I thought about it for all of about 5 minutes and accepted the job. It's very flattering to be told a job was being created with you in mind and after having worked in temporary roles for several years (which is where I had picked up the IT skills I had gained to make this job offer possible) I felt this was a company where I saw myself staying for a good while where I could progress my career.
Enough of the background of how I got into it...
~ TRAIN THE TRAINER COURSE ~
I was sent on a week's Train the Trainer course to give me a formal introduction to training. It was a very useful course and the areas covered included:
1) Designing training courses
2) Presentation skills
3) Organising dates and venues for your courses
4) Course delivery; including how to get trainees involved in the session, how to ensure that you know trainees have understood what you have delivered, etc
5) Devising course evaluations and ensuring trainee feedback is acted upon
6) Post course feedback (e.g. checking trainees are putting into practice what they've learnt once they return to the workplace)
As well as being a real eye-opener, it was also slightly daunting as on the 3rd day we were required to actually deliver a mini training session to the rest of the group on a subject of our own choice. Everyone was very constructive in their feedback but for people who are not used to presenting to groups, it was quite scary. This was also recorded on video and played back to us so we could see how we came across, give ourselves honest and constructive feedback and work on any areas needing improvement.
~ BACK TO THE OFFICE ~
Initially I carried out one to one training with individual staff at the office where I was based (Head Office), going to their work area and showing them how to use the software packages - at the time these were Word Perfect 5.1 (who remembers that?) and Lotus 1-2-3 (both versions were for DOS) - this was before Windows became the most commonly used Operating System.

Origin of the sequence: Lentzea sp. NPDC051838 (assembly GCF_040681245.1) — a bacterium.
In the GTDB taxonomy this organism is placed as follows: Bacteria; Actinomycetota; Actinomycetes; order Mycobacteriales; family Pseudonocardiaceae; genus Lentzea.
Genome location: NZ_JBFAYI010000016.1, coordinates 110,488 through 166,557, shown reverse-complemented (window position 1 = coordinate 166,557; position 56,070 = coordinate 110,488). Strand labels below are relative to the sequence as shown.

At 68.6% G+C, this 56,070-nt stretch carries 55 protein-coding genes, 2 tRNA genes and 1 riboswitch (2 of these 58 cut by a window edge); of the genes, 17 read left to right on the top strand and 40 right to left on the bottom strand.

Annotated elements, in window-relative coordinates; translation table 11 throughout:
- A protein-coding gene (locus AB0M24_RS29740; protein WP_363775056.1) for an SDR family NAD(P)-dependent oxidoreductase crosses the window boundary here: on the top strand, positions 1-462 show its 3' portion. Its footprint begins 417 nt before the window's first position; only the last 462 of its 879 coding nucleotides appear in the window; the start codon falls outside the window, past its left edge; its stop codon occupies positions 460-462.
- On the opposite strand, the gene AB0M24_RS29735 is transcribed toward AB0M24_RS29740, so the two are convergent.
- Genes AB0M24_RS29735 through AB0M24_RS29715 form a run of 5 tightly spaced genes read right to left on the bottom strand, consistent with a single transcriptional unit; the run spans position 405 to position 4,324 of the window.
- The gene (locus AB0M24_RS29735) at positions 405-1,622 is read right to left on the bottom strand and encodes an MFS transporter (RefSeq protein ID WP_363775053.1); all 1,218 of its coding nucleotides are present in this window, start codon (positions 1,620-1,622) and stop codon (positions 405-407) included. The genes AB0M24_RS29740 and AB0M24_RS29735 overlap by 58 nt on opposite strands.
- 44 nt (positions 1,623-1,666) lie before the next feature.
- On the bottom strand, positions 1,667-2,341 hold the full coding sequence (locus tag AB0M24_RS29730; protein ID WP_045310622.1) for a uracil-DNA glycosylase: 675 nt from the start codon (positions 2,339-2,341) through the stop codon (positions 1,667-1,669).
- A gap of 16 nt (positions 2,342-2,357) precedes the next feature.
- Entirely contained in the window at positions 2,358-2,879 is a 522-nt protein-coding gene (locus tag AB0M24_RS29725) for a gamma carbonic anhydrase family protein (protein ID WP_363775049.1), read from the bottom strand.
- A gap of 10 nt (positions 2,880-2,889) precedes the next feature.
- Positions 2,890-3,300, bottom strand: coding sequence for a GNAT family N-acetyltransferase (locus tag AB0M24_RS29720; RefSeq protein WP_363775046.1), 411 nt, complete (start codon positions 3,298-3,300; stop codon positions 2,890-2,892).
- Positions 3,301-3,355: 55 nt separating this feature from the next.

A few weeks later I was given a company car and started delivering training to staff at other offices across the UK. I got to stay in nice hotels overnight and initially found this to be quite an enjoyable luxury.
The advantage of carrying out training this way was that I could deliver training to individuals and tailor it exactly to their needs. They could ask questions to their heart's content without feeling that they were slowing down the training session for other participants and without feeling that the question was "too dumb" to ask. I had to make the trainee trust me as a colleague and friend in order for them to be totally comfortable with learning from me.
The disadvantage with this form of training was that there were constant interruptions. I would be sitting at their workstation and there would be phone calls every few minutes (as all staff had direct lines), other colleagues coming to the desk to ask questions or just to pass the time of day. This tended to be quite time-consuming and distracting for both the trainee and myself.
The company started to grow and Windows started to become more popular (I think it was Windows 3.1 that we started with). It was mutually decided that I would need to deliver group sessions instead of one to one sessions (except in exceptional circumstances). I was quite nervous about starting off the group sessions as I'd been doing the one to one sessions for over 6 months now.
The company was growing at such a rate that it was no longer practical to do individual training. I needed a plan of action.
I had to organise training dates and venues so I could accommodate up to 6 trainees at a time. I was allocated 6 PC's. I had to organise dates so that they wouldn't clash with any major meetings which were due to take place in meeting rooms at 2 key locations in the UK where I was to deliver the training. I had to publish the dates of the training I was to deliver and let people know at what level they would be pitched, i.e. Basic, Intermediate or Advanced. We had identified who would be requiring training from a Training Needs Analysis carried out in advance and it was down to me to organise with department heads when they could release the staff members to attend training.